Templum desertae Cereris:  Mothers and Children in Aeneid 2-3

Stephen C. Smith

In his note on Aeneid 2.714, Servius offers three possible interpretations of the phrase desertae Cereris:  Ceres’ temple has been abandoned (1) because her priest has been killed or (2) because of the long siege, or (3) the temple is dedicated to Ceres “abandoned” by her daughter.  Heyne accepts the second interpretation, while Wagner rejects this view and, following Vitruvius, explains that the temple is simply set in an out of the way spot; Forbiger, Henry, Conington-Nettleship, Page, and Austin give the same explanation, transferring the epithet desertae to  templum.  While the seclusion of the temple does provide a safe location where the Trojan refugees might assemble, it adds little more to the narrative.  On the other hand, Servius’ third possibility—that Ceres herself has been abandoned—has either been dismissed or simply ignored by most critics, with the exception of Page and Williams.  Far from being an “improbable” interpretation of desertae Cereris, however, the idea of “abandoned Ceres” fits neatly into a motif of mothers and children which runs from the middle of Aeneid 2 to the middle of Aeneid 3.  This motif is not merely ornamental but instead helps to tie the two halves of Aeneas’ narrative together and to connect the destruction of Troy with the founding of Rome.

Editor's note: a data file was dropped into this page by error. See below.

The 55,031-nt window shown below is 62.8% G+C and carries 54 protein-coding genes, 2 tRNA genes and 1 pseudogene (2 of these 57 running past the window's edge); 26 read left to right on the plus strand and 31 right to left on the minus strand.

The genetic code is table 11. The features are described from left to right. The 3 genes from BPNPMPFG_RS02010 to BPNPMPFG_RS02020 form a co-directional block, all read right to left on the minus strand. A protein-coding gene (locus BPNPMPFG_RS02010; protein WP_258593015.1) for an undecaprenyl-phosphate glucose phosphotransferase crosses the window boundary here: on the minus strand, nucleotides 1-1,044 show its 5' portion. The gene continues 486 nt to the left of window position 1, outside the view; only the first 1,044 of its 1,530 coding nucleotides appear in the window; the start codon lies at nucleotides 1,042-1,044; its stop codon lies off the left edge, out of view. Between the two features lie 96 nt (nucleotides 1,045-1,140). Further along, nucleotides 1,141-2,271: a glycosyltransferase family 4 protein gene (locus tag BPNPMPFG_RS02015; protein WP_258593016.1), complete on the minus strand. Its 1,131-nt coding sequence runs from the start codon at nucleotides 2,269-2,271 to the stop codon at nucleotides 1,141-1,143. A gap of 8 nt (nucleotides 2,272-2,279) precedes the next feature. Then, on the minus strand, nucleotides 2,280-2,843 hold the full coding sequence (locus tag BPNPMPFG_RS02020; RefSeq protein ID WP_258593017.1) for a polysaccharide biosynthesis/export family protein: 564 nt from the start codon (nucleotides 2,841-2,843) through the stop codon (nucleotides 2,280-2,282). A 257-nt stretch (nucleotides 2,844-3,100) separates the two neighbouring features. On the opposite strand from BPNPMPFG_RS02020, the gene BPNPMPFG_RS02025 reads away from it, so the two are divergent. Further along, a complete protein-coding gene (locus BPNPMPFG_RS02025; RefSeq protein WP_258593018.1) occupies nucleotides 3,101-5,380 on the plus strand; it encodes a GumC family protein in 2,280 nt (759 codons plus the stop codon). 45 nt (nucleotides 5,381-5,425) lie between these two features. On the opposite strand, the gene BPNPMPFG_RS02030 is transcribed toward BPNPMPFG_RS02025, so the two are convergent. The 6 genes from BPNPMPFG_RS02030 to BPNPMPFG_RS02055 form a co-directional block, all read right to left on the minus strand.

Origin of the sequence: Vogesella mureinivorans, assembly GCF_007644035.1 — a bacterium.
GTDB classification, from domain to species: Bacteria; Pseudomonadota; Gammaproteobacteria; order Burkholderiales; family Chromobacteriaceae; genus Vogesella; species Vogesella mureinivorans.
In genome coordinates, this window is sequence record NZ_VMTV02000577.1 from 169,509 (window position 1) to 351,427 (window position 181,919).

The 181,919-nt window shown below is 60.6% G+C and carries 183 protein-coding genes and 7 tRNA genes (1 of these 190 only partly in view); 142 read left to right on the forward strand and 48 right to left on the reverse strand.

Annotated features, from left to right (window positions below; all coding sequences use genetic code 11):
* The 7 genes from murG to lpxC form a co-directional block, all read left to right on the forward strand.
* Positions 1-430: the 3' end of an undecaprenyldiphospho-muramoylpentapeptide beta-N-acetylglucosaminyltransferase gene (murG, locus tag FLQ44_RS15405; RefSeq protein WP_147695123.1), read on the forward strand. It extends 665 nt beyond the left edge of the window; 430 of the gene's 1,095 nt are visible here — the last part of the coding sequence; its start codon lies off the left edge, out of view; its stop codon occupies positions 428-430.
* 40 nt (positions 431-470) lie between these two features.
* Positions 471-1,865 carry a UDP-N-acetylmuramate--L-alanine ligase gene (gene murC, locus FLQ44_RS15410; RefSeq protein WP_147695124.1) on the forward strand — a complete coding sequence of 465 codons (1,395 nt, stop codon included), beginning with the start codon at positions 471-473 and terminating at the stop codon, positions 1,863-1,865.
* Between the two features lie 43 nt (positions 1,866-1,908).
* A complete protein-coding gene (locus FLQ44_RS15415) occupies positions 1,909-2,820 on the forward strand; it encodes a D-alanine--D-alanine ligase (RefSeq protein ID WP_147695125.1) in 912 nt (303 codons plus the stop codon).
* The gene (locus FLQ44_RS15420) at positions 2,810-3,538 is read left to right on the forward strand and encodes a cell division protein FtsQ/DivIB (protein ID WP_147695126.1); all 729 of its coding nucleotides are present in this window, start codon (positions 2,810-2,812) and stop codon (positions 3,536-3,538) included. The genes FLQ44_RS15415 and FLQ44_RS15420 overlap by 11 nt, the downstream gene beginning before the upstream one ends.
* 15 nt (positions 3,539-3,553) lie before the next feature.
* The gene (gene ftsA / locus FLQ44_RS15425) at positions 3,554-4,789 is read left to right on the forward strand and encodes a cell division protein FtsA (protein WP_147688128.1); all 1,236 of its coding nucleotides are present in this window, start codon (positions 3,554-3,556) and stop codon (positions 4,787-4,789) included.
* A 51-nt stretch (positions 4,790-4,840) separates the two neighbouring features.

An important aspect of this motif in Book 2 is the threat of separation.  When Venus restrains Aeneas from killing Helen, her primary argument is that he is abandoning his human family, but she seems to include herself in this group as well.  Creusa tells Aeneas that she is being held back in Asia (perhaps significantly) by magna deum genetrix; her last words are of her little son Ascanius, whom she will not see again.  Between these episodes falls the reference to Ceres who, like Creusa and (potentially) Venus, is bereft of her child; her temple is the appropriate rendezvous for those about to leave their homeland.

In Book 3 the possibility of the reunion of separated mothers and children which predominates, just as in myth Ceres does eventually recover her daughter.  On Delos, Apollo gives the Trojans a somewhat ambiguous oracle:  antiquam exquirite matrem.  Anchises interprets this to mean Crete, the ancient home of mater Cybele and the Trojans’ ancestor Teucer; when a plague proves Anchises wrong, the Penates direct Aeneas to Italy, another ancestral homeland.  En route, the Trojans stop at Actium and Aeneas visits the Trojan settlement at Buthrotum, where Helenus and Andromache rule.  Andromache, like Creusa, is a mother separated from her child, but she, like Buthrotum itself, looks always to the past, whereas Creusa pointed Aeneas to the future.

Crete and Andromache are “false” mothers, representing not the possibility of reunion but of real or symbolic death.  Helenus, however, points the way to the true antiqua mater:  when the Trojans find a white sow nursing her piglets, they will have reached their new homeland.  The searching children will be reunited, as it were, with a mother, just as Proserpina and Ceres are reunited each year.

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